Although hundreds of genome-wide association studies-implicated loci have been reported for adult obesity-related traits, less is known about the genetics specific for early-onset obesity and with only a few studies conducted in non-European populations to date. Searching for additional genetic variants associated with childhood obesity, we performed a trans-ancestral meta-analysis of 30 studies consisting of up to 13 005 cases (≥95th percentile of body mass index (BMI) achieved 2-18 years old) and 15 599 controls (consistently <50th percentile of BMI) of European, African, North/South American and East Asian ancestry. Suggestive loci were taken forward for replication in a sample of 1888 cases and 4689 controls from seven cohorts of European and North/South American ancestry. In addition to observing 18 previously implicated BMI or obesity loci, for both early and late onset, we uncovered one completely novel locus in this trans-ancestral analysis (nearest gene, METTL15). The variant was nominally associated with only the European subgroup analysis but had a consistent direction of effect in other ethnicities. We then utilized trans-ancestral Bayesian analysis to narrow down the location of the probable causal variant at each genome-wide significant signal. Of all the fine-mapped loci, we were able to narrow down the causative variant at four known loci to fewer than 10 single nucleotide polymorphisms (SNPs) (FAIM2, GNPDA2, MC4R and SEC16B loci). In conclusion, an ethnically diverse setting has enabled us to both identify an additional pediatric obesity locus and further fine-map existing loci.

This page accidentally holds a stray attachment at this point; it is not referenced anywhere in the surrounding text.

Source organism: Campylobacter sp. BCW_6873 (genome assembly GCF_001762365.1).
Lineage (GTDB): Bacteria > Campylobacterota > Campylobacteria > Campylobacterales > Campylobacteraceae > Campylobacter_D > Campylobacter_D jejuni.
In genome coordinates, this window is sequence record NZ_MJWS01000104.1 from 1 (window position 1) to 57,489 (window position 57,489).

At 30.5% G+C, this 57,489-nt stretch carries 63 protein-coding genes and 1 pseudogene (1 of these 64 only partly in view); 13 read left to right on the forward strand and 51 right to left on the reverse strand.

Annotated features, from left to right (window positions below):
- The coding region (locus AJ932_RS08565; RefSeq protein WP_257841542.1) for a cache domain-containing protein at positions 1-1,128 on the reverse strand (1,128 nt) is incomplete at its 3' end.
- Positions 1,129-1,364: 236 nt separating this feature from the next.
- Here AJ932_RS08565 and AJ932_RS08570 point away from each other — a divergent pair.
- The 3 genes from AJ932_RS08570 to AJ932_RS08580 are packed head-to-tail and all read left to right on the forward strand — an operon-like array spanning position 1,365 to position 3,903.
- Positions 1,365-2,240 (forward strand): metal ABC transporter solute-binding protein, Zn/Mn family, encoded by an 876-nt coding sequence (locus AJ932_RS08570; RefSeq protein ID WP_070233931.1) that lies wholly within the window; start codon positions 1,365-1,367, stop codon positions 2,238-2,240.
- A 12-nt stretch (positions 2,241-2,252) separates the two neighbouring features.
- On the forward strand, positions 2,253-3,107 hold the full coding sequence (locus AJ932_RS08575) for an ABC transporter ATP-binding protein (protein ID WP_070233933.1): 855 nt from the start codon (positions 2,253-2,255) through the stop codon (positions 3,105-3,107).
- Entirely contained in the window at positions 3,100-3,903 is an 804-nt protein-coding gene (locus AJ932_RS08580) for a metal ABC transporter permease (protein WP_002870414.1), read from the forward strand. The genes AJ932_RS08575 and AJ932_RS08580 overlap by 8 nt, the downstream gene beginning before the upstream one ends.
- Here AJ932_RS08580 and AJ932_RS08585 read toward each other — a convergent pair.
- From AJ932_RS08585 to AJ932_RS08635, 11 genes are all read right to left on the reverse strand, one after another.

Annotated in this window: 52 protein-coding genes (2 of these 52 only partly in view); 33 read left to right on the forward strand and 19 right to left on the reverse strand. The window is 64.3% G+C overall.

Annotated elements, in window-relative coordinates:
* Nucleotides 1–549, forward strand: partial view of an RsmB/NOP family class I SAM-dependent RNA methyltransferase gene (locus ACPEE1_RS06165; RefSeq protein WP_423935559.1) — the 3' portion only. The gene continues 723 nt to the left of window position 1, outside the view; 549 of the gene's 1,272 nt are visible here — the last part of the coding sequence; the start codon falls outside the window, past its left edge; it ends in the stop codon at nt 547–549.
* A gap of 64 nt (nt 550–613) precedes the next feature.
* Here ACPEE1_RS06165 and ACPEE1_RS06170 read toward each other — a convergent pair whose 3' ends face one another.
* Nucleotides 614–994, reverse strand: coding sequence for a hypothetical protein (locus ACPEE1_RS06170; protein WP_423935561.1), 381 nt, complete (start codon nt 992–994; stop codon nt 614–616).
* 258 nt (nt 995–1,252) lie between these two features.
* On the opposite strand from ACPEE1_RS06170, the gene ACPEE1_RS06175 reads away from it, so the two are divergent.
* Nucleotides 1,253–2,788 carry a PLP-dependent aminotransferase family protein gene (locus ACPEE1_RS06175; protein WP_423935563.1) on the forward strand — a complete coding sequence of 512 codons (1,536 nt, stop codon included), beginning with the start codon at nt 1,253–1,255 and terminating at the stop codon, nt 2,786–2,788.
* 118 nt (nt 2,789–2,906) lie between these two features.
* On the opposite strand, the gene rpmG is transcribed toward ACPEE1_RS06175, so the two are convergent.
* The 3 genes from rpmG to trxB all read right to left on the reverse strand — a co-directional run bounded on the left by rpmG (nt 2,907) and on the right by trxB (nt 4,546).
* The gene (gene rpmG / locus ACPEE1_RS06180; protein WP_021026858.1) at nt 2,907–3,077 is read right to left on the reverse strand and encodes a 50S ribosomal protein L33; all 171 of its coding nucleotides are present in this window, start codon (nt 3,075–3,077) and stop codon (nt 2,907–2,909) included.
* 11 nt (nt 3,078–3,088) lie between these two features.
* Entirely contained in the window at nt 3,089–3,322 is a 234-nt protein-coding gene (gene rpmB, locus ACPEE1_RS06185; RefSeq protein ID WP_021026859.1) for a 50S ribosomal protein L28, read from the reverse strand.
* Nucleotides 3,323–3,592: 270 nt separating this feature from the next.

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http://dx.doi.org/10.1093/hmg/ddz161DOI Listing
http://www.ncbi.nlm.nih.gov/pmc/articles/PMC6859434PMC
October 2019

Variants in the fetal genome near pro-inflammatory cytokine genes on 2q13 associate with gestational duration.

Nat Commun 2019 09 2;10(1):3927. Epub 2019 Sep 2.

Center for Craniofacial and Dental Genetics, Department of Oral Biology School of Dental Medicine, University of Pittsburgh, Pittsburgh, PA, USA.

The duration of pregnancy is influenced by fetal and maternal genetic and non-genetic factors. Here we report a fetal genome-wide association meta-analysis of gestational duration, and early preterm, preterm, and postterm birth in 84,689 infants. One locus on chromosome 2q13 is associated with gestational duration; the association is replicated in 9,291 additional infants (combined P = 3.96 × 10). Analysis of 15,588 mother-child pairs shows that the association is driven by fetal rather than maternal genotype. Functional experiments show that the lead SNP, rs7594852, alters the binding of the HIC1 transcriptional repressor. Genes at the locus include several interleukin 1 family members with roles in pro-inflammatory pathways that are central to the process of parturition. Further understanding of the underlying mechanisms will be of great public health importance, since giving birth either before or after the window of term gestation is associated with increased morbidity and mortality.